Edinburgh, Fife & East Scotland

New C.diff case at Royal Infirmary of Edinburgh

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Image caption The latest case brings the total number of infected patients to 15

Another patient at the Royal Infirmary of Edinburgh has been infected with C. difficile - bringing the total number of cases to 15 since November.

NHS Lothian said a ward at the hospital had been closed to admissions and transfers "as a precautionary measure".

Three people have died at the infirmary after testing positive for the infection but they were described as having "underlying conditions".

Investigations are ongoing to establish if there is a link between the cases.


What is C.difficile?

Clostridium difficile is a bacteria which lives harmlessly in the gut of 10% to 15% of adults.

It causes diarrhoea when the delicate balance of gut flora is disturbed, often following a course of antibiotics.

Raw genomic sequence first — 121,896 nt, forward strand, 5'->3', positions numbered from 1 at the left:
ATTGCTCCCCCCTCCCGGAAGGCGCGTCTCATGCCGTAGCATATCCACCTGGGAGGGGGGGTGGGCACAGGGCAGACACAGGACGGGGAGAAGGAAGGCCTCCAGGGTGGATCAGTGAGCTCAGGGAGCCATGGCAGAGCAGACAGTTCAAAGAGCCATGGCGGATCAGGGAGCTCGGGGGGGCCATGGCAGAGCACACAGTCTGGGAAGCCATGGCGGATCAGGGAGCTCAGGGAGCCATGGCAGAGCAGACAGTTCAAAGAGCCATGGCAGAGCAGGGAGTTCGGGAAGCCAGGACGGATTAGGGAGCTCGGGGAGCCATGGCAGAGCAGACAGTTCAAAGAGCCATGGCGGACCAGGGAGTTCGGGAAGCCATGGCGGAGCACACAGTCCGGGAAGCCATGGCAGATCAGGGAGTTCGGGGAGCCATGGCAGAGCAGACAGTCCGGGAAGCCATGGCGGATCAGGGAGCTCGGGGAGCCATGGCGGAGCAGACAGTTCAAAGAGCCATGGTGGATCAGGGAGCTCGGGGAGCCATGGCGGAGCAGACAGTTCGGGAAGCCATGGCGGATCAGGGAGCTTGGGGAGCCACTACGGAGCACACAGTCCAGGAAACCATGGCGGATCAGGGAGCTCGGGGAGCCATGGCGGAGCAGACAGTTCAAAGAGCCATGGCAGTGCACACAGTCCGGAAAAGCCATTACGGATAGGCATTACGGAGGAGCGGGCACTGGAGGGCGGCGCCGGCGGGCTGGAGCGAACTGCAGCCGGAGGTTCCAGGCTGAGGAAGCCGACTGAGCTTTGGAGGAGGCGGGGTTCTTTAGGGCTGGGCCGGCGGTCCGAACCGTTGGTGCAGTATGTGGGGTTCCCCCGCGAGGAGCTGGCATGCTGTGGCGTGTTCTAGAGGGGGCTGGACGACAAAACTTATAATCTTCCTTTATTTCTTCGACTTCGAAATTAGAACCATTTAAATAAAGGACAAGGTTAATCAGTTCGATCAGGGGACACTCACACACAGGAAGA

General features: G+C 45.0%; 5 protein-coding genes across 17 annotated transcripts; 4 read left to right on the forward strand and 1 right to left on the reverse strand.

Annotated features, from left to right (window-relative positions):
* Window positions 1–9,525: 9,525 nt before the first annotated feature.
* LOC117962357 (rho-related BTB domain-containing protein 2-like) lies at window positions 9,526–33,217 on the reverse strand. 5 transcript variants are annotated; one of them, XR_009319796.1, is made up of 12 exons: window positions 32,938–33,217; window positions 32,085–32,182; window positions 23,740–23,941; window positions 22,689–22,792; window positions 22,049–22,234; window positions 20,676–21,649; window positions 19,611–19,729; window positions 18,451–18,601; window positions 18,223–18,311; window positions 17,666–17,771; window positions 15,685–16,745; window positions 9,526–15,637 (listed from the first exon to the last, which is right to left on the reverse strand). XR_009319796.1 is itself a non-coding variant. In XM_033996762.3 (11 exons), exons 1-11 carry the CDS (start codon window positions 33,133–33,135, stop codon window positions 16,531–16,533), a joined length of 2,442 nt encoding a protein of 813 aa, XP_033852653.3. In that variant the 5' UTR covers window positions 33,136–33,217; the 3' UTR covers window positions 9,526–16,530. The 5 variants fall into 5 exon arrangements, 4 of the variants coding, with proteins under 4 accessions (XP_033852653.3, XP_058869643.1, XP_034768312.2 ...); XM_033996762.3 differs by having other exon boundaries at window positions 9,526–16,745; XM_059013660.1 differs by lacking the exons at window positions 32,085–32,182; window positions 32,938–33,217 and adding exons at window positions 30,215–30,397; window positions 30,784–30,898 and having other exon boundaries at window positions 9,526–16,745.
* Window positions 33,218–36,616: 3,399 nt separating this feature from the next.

It is easily spread via airborne spores.

Older people are most at risk from infection, especially those who are frail or with medical conditions. People over the age of 65 account for three-quarters of all cases.


NHS Lothian executive nurse director Melanie Johnson said: "Our robust surveillance identified one new case and appropriate measures were put in place straight away to help protect the patient, other patients, staff and visitors.

"Infection control measures have been enhanced and will remain in place."

Ms Johnson added: "If a cluster emerges, we always act as if cases are linked and implement action to prevent cross transmission.

"Our surveillance procedures meant that we were able to identify this new case extremely quickly and take the appropriate action."

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